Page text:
These are significant gaps in what the reforms address, but equally significant is the fact that they don’t even touch on problems with the Live-in Caregiver Program (LCP) and agricultural streams. This is because, unlike hospitality and food services work, ‘low skilled’ agricultural and care jobs are seen as ones that Canadian citizens and those with permanent residence will not do. The LCP requires workers to live with their employer as a condition of their visa, leading to well-documented problems with excessive working hours, non-payment of over-time, and a lack of privacy and personal space. Workers cannot in practice bring their dependents, enforcing long periods of separation within families. Many caregivers are nurses and teachers but are de-skilled through years spent in low wage care work, with no access to programs for upgrading skills and qualifications. In all of these ways, the LCP also creates labour market distortions by creating a pool of precarious workers who must accept the requirement to live-in – as the Philippine Women’s Centre puts it, to ‘mortgage themselves’ for the hope of remaining in Canada. Workers in the Seasonal Agricultural Worker Program must also live in employer-provided accommodation (often onsite) and have no path to settlement, even though many are hired year after year to work on Canadian farms.

In the cases of the LCP and SAWP, then, labour market ‘distortions’ are justified by the need for low paid workers in the sectors that provide our basic needs: food and care. In the latter case, they prevent the provincial and federal Governments from having to address the ‘care deficit’ that results from a lack of public investment in childcare and homecare for the elderly. In all sectors they prevent employers from having to raise wages and improve conditions to attract workers. It is striking that both the Government and the big corporations like Tim Hortons and McDonald’s, so keen to tout the ‘free market’ and theories of supply and demand under other circumstances, cry foul when labour shortages mean they might be forced to raise wages and improve conditions to attract workers. Even more pernicious is that way that the TFWP, in protecting businesses from pressures on their profits, applies conditions that make it difficult to impossible for the workers who do these vital jobs to make Canada their permanent home. The program devalues the work done by employees on these visas by designating them as ‘low skilled’, even when workers’ qualifications match or exceed those required for other streams. Jason Kenny’s changes do not address any of these issues. He might claim to be putting Canadian workers first, but he is hardly playing fair with Canadian immigration policy.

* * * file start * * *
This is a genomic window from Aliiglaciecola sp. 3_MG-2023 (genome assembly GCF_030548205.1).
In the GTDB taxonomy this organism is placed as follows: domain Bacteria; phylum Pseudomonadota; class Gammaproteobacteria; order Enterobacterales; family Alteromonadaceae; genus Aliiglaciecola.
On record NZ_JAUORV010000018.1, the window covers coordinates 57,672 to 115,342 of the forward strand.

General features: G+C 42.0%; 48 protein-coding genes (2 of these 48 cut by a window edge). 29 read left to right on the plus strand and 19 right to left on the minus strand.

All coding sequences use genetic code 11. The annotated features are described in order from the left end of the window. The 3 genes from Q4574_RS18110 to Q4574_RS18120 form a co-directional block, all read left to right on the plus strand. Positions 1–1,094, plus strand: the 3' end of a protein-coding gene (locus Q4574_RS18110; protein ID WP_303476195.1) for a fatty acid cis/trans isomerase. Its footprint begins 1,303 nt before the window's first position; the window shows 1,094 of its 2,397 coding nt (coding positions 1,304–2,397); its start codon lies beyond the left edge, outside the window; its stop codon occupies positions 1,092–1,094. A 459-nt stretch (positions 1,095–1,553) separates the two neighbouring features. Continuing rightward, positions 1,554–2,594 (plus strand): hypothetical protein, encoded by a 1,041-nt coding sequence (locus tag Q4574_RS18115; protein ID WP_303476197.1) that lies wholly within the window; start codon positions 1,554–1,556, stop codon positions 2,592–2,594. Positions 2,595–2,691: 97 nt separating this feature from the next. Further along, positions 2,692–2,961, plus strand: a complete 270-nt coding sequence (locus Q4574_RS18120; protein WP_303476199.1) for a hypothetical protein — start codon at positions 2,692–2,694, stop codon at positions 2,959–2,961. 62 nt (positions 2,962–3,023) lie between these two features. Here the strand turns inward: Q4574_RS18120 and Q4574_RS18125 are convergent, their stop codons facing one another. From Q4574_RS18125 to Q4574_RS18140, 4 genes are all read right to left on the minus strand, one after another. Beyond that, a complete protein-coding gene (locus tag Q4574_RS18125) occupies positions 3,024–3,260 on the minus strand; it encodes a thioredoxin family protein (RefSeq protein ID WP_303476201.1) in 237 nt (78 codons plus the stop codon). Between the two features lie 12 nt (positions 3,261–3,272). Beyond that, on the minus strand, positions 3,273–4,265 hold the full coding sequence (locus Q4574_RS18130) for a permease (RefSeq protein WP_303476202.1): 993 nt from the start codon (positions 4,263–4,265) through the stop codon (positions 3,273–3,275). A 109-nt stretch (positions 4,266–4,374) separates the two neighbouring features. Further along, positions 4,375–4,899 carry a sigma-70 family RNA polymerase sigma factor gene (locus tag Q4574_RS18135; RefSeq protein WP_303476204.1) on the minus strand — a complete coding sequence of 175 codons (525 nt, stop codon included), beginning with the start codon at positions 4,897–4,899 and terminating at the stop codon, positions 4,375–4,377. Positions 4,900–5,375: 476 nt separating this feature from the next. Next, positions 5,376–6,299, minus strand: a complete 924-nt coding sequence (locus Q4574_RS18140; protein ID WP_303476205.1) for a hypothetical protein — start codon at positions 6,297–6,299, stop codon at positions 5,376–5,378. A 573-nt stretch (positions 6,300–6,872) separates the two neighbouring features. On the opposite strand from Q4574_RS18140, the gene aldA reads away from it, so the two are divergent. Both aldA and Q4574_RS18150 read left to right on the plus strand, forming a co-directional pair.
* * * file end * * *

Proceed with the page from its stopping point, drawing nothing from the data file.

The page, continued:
Kendra Strauss is an Assistant Professor of Labour Studies at Simon Fraser University, and a research associate with the CCPA’s BC Office.